A lot of people believe they can’t begin to play piano past a certain age. I personally reject this ideology. While there are clear benefits to starting at a younger age, most adults can find a lot of success in starting at an older age. Sure, it takes hard work and patience, but getting into music as an adult has never been easier.
There is more teaching material than ever before, new techniques for learning, and there are keyboards that adults can buy in order to get started on their new journey toward success in playing the piano.
So, what should you look for in a starter keyboard? Well, beginning lessons don’t require a lot of keys, so you don’t necessarily have to have the full 88 keys. However, if you have a feeling you’re going to stick with it, the more advanced you get the more keys you’ll use, and I think in this instance it’s important to have as many keys as possible.
The keyboard should have a great grand piano sound, as this will be the sound you’re using the most. It should also be easy to lift and move, in case you need to rearrange some things in your home. Keyboards that are more than 40 pounds are probably too heavy for you to be able to do this easily.
Finally, there’s some debate about whether beginners need weighted keys. On one hand, getting used to them can help you play a real grand piano. On the other hand, lighter keys are more comfortable and will allow you to gradually build up finger strength.
So, in this article, I’d like to discuss and recommend some keyboards to you as a beginner with both weighted and unweighted keys, so that you will have a more well-rounded understanding of what can be purchased on the market today.
And to better help you, please use our table below which allows you to compare some of the digital pianos and keyboards I will be discussing and recommending throughout this article:
|Yamaha NP 32||76||$||Graded Soft Touch (GST) Keyboard|
|Yamaha P-121||73||$$||73 full-sized keys|
|Yamaha P-125||88||$$||GHS Weighted Action|
|Yamaha DGX 660||88||$$||Graded Hammer Standard (GHS) Keyboard|
|Donner DEP-10||88||$$||Semi-Weighted Keys|
|Korg B2||88||$||Onboard Reverb and Chorus effects|
|Donner DEP-20||88||$$||Fully-Weighted Keys|
|Casio PX-160||88||$||Dual Headphone Outputs on Front|
|Alesis Recital||88||$||Semi-Weighted Keys|
Without further ado, let’s begin with the Yamaha NP-32.
5. Yamaha NP-32
Yamaha has been making keyboards for beginners and professionals alike for decades, and the Yamaha NP-32 is a great example of a good quality keyboard for beginners that isn’t going to cost a fortune.
Let’s talk about why I like this keyboard. It has 76 keys, which is more than enough for a beginner, and in fact even a 61 key keyboard is a good option as well (there’s a 61 key version of this keyboard as well, and it costs $179). The keys are very light. They’re easy to play, but the velocity still feels convincing. They’re full-sized, and they look very beautiful, which a semi-polished look that makes it look a little fancier than it actually is.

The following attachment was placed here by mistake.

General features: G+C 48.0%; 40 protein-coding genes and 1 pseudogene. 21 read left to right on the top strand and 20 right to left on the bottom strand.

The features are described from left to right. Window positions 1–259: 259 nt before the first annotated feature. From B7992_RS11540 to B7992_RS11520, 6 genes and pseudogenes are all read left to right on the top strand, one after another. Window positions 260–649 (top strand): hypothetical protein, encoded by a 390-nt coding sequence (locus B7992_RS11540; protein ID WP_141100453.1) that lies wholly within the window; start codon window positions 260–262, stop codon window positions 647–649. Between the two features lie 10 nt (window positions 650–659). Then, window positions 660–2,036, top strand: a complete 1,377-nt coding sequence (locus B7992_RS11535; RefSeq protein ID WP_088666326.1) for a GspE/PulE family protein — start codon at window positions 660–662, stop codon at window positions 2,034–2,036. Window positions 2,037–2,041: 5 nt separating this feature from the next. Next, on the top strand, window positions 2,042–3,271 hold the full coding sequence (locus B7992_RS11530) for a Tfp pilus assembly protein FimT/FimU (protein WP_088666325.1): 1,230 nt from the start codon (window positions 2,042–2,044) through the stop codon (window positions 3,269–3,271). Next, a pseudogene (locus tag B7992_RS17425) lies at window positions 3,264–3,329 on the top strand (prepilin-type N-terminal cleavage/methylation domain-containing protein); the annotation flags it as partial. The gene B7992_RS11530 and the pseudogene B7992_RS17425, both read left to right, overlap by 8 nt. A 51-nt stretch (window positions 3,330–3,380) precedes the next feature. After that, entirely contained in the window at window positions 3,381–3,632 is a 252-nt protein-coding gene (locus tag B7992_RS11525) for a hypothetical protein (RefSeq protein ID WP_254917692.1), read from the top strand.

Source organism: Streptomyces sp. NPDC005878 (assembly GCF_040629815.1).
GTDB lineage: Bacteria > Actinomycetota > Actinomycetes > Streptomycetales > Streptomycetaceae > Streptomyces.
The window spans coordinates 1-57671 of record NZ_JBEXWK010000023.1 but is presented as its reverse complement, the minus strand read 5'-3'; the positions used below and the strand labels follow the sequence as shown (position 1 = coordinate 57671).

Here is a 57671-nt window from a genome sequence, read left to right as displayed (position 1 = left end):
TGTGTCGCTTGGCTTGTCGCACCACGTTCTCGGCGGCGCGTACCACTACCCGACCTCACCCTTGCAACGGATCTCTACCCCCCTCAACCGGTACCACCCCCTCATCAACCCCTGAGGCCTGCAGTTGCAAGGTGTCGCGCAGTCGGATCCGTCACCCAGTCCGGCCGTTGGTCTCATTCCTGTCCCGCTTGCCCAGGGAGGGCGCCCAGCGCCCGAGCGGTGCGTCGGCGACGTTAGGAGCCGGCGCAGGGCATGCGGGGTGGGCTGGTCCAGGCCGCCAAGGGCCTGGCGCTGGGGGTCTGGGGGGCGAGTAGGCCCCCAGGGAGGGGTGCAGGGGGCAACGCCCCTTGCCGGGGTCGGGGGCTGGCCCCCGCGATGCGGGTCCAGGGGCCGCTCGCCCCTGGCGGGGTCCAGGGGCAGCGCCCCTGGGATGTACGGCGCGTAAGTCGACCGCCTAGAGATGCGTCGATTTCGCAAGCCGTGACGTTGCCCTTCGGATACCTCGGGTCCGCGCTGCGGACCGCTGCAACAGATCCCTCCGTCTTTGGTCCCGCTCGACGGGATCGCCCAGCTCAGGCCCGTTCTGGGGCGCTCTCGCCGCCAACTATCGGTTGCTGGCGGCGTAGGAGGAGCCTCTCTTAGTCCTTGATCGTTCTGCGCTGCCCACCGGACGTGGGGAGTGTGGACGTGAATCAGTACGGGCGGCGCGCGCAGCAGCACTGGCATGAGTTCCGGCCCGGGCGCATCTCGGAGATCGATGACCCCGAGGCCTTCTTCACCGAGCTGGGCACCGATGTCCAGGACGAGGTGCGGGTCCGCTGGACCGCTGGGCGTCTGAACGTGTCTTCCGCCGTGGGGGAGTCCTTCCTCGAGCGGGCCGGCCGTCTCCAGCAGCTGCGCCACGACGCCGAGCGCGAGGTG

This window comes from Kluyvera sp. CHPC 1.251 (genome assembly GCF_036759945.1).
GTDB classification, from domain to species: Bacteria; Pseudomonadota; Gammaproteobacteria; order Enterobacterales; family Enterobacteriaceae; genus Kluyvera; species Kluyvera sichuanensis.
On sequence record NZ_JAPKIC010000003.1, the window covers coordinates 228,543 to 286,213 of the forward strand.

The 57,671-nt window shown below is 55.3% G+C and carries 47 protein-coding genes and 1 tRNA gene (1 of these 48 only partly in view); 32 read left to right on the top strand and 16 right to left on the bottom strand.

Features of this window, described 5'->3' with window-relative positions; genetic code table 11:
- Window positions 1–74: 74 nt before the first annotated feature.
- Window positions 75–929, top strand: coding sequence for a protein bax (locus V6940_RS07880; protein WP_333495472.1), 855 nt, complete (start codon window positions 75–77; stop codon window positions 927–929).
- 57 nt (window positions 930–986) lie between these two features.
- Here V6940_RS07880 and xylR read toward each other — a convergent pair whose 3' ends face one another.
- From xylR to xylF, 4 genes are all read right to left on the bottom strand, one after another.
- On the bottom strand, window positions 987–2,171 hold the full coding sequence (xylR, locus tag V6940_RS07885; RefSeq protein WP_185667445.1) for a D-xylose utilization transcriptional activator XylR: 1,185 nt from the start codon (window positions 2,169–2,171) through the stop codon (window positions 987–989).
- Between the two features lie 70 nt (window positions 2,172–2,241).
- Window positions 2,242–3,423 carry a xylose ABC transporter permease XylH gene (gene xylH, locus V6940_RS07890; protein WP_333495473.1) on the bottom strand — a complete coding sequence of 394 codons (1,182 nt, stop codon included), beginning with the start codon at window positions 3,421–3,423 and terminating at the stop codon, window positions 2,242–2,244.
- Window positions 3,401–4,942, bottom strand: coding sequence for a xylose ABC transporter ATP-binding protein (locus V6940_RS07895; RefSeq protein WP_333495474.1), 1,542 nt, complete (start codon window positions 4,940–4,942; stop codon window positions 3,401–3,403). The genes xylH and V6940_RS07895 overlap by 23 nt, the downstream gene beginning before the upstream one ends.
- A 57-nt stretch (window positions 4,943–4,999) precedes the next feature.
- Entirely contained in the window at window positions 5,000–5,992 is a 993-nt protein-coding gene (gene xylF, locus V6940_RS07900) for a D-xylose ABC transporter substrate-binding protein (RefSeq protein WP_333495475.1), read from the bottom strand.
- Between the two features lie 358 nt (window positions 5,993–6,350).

On of the main reasons I like this keyboard is for the sounds, particularly the grand piano. This one comes with two grand piano sounds: a bright one and a warmer one. I always prefer the warmer grands, so it’s great that you’ll have this option.
Other than that, the sounds are extremely limited, so if you want something with more sounds, you might look at the Yamaha PSR series, although the keys on those keyboards don’t feel as good, but the sound options are much greater.
This keyboard has pros and cons. For some beginners, the keys might feel too light, and there’s too much ability to control the velocity. For others, it’s easier to press the light keys, and thus it helps develop the basic skills.
The Yamaha P-45 is a good example of a keyboard that feels really similar to the NP-32 overall, but with heavier keys and a thicker overall sound. It costs more, but it’s definitely a better sound and feel for the money. But because of the lighter keys on the NP-32, this keyboard only weighs 12 pounds and 9 ounces, which means you could move it a million times if you wanted to.
It’s very easy to understand as well. There are only a handful of buttons, and working this keyboard as a beginner is very easy. It even comes with a simple recording feature and a metronome to help you practice in tempo.
There’s no learning software, so you’ll need to get a book and probably a piano teacher to get started. For the price, this thing is about as high as you can go, quality-wise. A better keyboard will cost more, but if your budget is lower, this is for you. 3.8 out of 5 stars for adult beginners.
- You can read our review of the Yamaha NP-32 here.
Below, be sure to check out some of the best-selling keyboards currently available for sale on Amazon:
|1) Alesis Recital|
|3) Yamaha P-121|
|4) Roland GO:KEYS|
|5) Yamaha PSR-E363|
4. Casio CTK 7200
A lot of beginner keyboards don’t have a lot of options, and choose to focus on one or two things instead. I felt it would be useful to look at a keyboard that actually has a lot of different options, so that if you want more out of your keyboard from the beginning, you’ll be able to find a good one.
The Casio CTK-7200 is a 61 key beginner keyboard with all kinds of fun options to choose from. There are over 800 sounds to choose from, with options like organs, flutes and brass, synths, and strings, as well as at least 260 drum presets to choose from. For the aspiring performer, and someone generally interested in much more than just the piano, this keyboard provides way more options.